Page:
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Details of Grant 

EPSRC Reference: EP/R008027/1
Title: From Kinetic Theory to Hydrodynamics: re-imagining two fluid models of particle-laden flows
Principal Investigator: DADZIE, Dr S
Other Investigators:
Ocone, Professor R
Researcher Co-Investigators:
Project Partners:
Chinese Academy of Science GB Bioscience Corporation
Department: Sch of Engineering and Physical Science
Organisation: Heriot-Watt University
Scheme: Standard Research
Starts: 01 January 2018 Ends: 31 December 2021 Value (£): 391,973
EPSRC Research Topic Classifications:
Fluid Dynamics Particle Technology
EPSRC Industrial Sector Classifications:
Environment Energy
Pharmaceuticals and Biotechnology Manufacturing
Related Grants:
EP/R007438/1
Panel History:
Panel DatePanel NameOutcome
02 Aug 2017 Engineering Prioritisation Panel Meeting 2 August 2017 Announced
Summary on Grant Application Form
A number of important technologies involve the manipulation of particle-laden flows. These include pharmaceuticals manufacturing, power plant technologies, food processing, and many others. Various environmental protection and safety issues are rooted in the understanding of the dynamics of granular flows, for example, avalanches, sandstorms, and city air pollution. Models for these are traditionally derived from analogies with dilute gases at the statistical level, and from conventional fluid mechanics at the continuum level. Rapid granular flows are, however, known experimentally to display a variety of rheological and flow physics not seen in conventional fluid flows.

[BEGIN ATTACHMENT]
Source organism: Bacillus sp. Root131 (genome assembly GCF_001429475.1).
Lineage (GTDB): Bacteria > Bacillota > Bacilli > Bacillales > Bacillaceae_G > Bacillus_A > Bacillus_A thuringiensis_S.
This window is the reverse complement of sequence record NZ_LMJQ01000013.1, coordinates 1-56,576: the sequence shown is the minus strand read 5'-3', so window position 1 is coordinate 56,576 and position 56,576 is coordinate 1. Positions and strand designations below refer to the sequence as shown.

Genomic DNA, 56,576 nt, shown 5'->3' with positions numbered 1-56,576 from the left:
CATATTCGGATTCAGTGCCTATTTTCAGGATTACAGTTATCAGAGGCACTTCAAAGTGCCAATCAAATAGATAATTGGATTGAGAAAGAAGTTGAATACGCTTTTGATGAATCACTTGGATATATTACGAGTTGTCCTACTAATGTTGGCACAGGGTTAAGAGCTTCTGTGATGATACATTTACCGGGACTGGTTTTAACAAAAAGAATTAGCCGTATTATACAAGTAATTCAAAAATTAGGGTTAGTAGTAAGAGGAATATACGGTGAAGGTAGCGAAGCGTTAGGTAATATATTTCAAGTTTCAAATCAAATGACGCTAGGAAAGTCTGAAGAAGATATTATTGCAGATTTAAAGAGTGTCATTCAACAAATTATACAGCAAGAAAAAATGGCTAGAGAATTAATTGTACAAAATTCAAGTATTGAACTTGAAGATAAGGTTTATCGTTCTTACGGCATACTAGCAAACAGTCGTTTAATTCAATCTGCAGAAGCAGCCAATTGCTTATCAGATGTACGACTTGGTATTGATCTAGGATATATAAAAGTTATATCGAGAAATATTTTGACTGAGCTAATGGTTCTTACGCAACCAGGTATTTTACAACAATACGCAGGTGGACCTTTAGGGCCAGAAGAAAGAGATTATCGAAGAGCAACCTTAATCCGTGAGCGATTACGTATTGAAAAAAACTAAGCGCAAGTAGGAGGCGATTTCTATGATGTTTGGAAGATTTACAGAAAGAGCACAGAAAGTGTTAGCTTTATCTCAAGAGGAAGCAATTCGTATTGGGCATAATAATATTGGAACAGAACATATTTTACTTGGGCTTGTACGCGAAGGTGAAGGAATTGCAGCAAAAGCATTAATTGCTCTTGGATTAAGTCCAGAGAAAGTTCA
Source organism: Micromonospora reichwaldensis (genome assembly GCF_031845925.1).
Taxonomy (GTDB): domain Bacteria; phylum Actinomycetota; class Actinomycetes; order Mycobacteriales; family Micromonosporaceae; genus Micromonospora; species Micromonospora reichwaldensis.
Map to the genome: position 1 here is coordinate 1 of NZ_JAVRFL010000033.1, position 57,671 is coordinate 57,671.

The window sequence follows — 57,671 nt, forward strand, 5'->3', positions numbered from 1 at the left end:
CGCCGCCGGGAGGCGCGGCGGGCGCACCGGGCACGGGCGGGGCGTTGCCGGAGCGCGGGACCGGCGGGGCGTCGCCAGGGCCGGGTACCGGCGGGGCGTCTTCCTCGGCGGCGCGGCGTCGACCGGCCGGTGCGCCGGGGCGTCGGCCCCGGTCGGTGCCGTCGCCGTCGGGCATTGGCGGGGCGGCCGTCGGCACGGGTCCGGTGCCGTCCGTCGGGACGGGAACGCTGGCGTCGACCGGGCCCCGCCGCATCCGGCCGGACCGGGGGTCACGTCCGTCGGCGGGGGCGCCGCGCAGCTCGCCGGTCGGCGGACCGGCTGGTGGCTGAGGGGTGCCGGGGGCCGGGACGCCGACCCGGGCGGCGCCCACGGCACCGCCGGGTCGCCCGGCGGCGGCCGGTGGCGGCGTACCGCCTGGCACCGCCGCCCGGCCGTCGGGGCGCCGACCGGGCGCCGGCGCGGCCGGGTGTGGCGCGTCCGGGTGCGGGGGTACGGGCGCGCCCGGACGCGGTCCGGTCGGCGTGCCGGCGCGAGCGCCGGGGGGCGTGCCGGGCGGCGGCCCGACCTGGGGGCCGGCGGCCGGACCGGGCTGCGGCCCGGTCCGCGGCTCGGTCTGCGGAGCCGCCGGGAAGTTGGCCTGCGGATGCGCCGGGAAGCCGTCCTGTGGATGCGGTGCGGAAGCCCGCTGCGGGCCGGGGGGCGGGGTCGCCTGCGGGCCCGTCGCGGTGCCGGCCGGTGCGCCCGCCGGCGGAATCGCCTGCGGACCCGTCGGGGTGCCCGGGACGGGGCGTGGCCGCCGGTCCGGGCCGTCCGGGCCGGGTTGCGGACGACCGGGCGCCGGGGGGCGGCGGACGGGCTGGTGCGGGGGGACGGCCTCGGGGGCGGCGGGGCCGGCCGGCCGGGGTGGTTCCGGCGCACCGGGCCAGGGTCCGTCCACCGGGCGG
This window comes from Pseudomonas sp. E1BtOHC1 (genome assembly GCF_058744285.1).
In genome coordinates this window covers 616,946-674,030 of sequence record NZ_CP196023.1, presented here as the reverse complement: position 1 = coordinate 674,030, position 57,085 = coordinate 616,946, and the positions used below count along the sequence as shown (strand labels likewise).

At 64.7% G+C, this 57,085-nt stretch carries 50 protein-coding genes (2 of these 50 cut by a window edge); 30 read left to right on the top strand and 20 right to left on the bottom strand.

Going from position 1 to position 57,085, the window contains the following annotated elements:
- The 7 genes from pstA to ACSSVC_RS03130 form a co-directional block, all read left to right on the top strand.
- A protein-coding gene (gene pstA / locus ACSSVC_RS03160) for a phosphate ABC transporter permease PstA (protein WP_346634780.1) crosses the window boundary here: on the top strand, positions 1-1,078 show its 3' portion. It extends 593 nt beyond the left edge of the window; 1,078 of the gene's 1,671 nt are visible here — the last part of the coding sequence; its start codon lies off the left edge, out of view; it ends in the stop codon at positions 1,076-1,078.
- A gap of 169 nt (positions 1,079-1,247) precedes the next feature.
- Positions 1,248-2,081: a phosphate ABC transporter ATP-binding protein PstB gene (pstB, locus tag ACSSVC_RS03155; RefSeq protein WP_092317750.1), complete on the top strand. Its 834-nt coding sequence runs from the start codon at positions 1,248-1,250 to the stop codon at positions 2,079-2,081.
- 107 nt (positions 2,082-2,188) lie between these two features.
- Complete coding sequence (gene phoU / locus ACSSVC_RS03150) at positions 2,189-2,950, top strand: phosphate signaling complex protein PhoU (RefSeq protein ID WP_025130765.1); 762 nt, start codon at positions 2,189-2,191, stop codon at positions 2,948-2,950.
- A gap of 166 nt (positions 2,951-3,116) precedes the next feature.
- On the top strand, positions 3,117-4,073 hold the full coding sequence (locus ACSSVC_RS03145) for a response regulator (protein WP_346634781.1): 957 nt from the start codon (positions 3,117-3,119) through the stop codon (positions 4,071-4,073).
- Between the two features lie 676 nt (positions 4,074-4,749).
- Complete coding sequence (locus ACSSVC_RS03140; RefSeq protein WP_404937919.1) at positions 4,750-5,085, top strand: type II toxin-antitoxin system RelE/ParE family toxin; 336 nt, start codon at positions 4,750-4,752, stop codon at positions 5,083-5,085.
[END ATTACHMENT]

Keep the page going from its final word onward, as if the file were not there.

Previous research in modelling rapid granular flows has co-opted transport models developed for rarefied gases under strong non-equilibrium. This approach produces constitutive equations that incorporate high order gradient terms (the best known of which are the Burnett and super-Burnett set of equations). However, this higher order hydrodynamics is known to violate several fundamental thermodynamic and mechanical properties.

Alternative phenomenological approaches have been developed separately, which draw on continuum mechanics approaches. These, however, cannot at present always claim to provide good predictions of the various phenomena exhibited by rapid granular flows. Flow behaviour in the moderate solid volume fraction regime, and the transitions between different flow regimes, are still complex, controversial and problematic.

In this project we will attempt to resolve some of these problems by developing and testing sophisticated new models within a two-fluid approach to dilute granular flows. These models will be founded on a sound understanding of both the micro-scale fluid dynamics and the non-equilibrium particle statistics. Better resolution of the fundamental physics of both particle/particle and fluid/particle interactions will enable new constitutive equations that leapfrog the predictive capabilities of phenomenological models. Our new models will be implemented in the open source computational fluid dynamics software OpenFOAM, in a form suitable for both future research and industrial simulation.

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Organisation Website: http://www.hw.ac.uk